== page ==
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Old Feb 13th, 2012, 02:44 PM
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I guess we have different ways of finding that slow and relaxed pace WhereareWe.
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Old Feb 13th, 2012, 03:12 PM
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InSandy - I think you're taking this too personally.

First time I went to Zion I wound up in a situation much as I described - heading up the main canyon with maybe an hour of daylight on the first day I was there. We were trying to see as much as we could since we'd never been there. It sucked - all I remember was looking up at the dark canyon walls not being able to see much, trying to get to the next spot in the hopes that it would be better but ultimately seeing pretty much nothing. I honestly remember very little of it except the feeling of being rushed to beat the fading light.

Next day, in daylight was a completely different story. We could see, weren't rushed and actually enjoyed it. Did several hikes, saw some animals and great views.

Actually my favorite part of Zion was backpacking the West Rim trail and being completely alone with the views and everything - that was far better than the main canyon but obviously not realistic for this OP. So I understand solitude and tranquility and a slow/relaxed pace. But I feel with this OP and his fairly rushed pace (based on this and his other threads) that if he heads up the main canyon at 5:30 and tries to make it to the far end, stop at several points plus do some walking/hiking, he will have an experience very similar to my first trip. Hence my suggestion to get out of the canyon and take a hike with some decent light and a good view at the end.

You can disagree and promise to never travel with me (yes, I saw your comment on the Arches thread) and I won't take it personally. Ultimately it's just advice to try to help somebody make the most of their trip, so he can judge what works best for him.
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Old Feb 13th, 2012, 04:34 PM
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I haven't taken it personally. Just really different opinions. I find there is nothing to cut down the pressure of wanting to see something than to go out and see it. Perhaps in the experience you related your second day in the park was better for having gone in the night before and understanding what it was about.

One time we arrived in Springdale late, the sun was already gone from the canyon, we drove up to Temple of Sinawava and parked and got out of the car. The canyon was getting dark quickly, but there was still enough light to see the cliffs. I'll never forget how calming it was to me, just getting out and walking around there. I don't expect the OP would have time for a hike, (personally I don't think they would have any better luck at Canyon overlook), but I like being in the canyon. That's all.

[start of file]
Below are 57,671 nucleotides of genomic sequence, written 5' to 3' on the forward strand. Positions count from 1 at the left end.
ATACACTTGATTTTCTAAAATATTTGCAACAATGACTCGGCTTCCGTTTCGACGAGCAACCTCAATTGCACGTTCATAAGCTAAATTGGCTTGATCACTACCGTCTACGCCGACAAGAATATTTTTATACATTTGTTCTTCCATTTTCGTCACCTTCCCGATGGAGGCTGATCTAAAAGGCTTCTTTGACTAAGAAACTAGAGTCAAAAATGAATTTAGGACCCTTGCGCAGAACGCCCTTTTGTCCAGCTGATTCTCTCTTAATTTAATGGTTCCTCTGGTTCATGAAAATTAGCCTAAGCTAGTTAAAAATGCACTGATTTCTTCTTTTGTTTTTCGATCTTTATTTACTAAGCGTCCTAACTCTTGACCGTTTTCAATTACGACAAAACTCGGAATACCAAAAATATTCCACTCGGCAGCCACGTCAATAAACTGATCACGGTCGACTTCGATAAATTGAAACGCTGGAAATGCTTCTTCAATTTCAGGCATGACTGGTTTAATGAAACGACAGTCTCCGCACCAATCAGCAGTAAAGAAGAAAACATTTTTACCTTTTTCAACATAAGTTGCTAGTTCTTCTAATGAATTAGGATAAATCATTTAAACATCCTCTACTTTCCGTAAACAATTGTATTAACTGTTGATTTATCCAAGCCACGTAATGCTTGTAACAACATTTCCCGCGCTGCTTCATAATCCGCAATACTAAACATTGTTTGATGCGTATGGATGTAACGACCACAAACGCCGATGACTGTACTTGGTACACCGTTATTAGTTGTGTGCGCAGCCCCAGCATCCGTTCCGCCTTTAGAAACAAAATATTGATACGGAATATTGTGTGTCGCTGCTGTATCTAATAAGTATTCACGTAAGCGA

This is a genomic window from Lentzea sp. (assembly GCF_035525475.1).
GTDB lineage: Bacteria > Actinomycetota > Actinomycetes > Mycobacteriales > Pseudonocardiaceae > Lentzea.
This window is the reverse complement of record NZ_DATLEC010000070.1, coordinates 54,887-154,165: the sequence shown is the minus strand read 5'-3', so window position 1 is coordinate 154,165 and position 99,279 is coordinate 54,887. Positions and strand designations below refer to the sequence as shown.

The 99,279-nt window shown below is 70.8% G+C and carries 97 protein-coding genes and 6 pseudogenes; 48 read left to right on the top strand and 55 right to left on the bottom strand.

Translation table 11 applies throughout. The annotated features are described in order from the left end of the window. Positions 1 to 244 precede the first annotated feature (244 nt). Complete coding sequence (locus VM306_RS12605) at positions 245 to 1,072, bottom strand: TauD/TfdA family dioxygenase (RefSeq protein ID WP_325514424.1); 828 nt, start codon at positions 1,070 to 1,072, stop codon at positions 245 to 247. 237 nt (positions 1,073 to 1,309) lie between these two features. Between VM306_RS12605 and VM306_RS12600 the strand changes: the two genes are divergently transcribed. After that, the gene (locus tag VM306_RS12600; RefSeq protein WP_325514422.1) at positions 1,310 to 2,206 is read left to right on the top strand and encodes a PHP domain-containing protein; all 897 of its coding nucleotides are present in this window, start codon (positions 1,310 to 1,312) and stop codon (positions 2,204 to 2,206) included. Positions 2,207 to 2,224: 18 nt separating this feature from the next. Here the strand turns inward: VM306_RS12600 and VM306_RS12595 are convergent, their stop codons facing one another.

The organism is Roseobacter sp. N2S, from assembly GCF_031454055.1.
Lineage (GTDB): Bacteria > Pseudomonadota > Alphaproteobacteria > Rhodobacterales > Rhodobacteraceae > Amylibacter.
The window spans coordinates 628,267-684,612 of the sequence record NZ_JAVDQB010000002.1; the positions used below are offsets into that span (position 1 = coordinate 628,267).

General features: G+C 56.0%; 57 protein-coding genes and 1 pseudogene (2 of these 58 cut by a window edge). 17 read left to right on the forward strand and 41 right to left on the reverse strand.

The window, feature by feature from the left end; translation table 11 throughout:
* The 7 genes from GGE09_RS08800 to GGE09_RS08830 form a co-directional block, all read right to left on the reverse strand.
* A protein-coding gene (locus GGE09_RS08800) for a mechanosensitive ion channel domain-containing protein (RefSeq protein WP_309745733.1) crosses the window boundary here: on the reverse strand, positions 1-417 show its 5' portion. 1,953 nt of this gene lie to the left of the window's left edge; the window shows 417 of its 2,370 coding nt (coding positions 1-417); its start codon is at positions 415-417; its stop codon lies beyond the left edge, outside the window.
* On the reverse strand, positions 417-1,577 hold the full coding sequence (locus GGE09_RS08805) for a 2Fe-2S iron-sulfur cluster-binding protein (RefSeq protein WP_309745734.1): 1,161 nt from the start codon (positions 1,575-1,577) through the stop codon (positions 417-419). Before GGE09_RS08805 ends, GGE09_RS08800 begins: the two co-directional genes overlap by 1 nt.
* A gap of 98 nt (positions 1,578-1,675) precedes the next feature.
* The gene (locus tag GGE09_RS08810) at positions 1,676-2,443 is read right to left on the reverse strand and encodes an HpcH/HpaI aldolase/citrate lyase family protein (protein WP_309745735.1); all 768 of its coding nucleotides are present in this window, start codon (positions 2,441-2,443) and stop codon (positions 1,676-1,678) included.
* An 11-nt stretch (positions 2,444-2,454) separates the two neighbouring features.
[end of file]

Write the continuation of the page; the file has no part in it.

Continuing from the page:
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Old Mar 4th, 2012, 10:38 PM
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If Brandon96734 is here in Zion the first week of March he's in for nice weather. The Riverside River walk is open all the way to the Narrows. Haven't been on the other hikes yet, but sunset is at 5:30 at the campground. The Moon isn't full but it is BRIGHT!

Utahtea
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Old Mar 5th, 2012, 08:11 AM
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I think you have to look at the Angel's Landing hike as really two hikes.

From the bottom to Scouts Lookout is very tame (I don't do difficult). You're going uphill in some elevation but the trail is wide and a lot of it is actually paved with some sand on top.

It reminded me of Mt Washburn in Yellowstone (except for the miserable elevation and no oxygen). The trail is wide and very easy.

Probaly 95% of the people stop at Scouts Lookout and the few adventurous ones continue. Not I!!!

In dim lighting or questionable conditions I would much rather do Angel's Landing to Scouts Lookout than Upper Emerald Pools or Canyon Overlook at the east entrance. This is not a smooth trail and is somewhat rocky.

The first part of Angel's Landing reminds me of Riverside Walk except that AL goes uphill and RW doesn't. The trails are actually similar.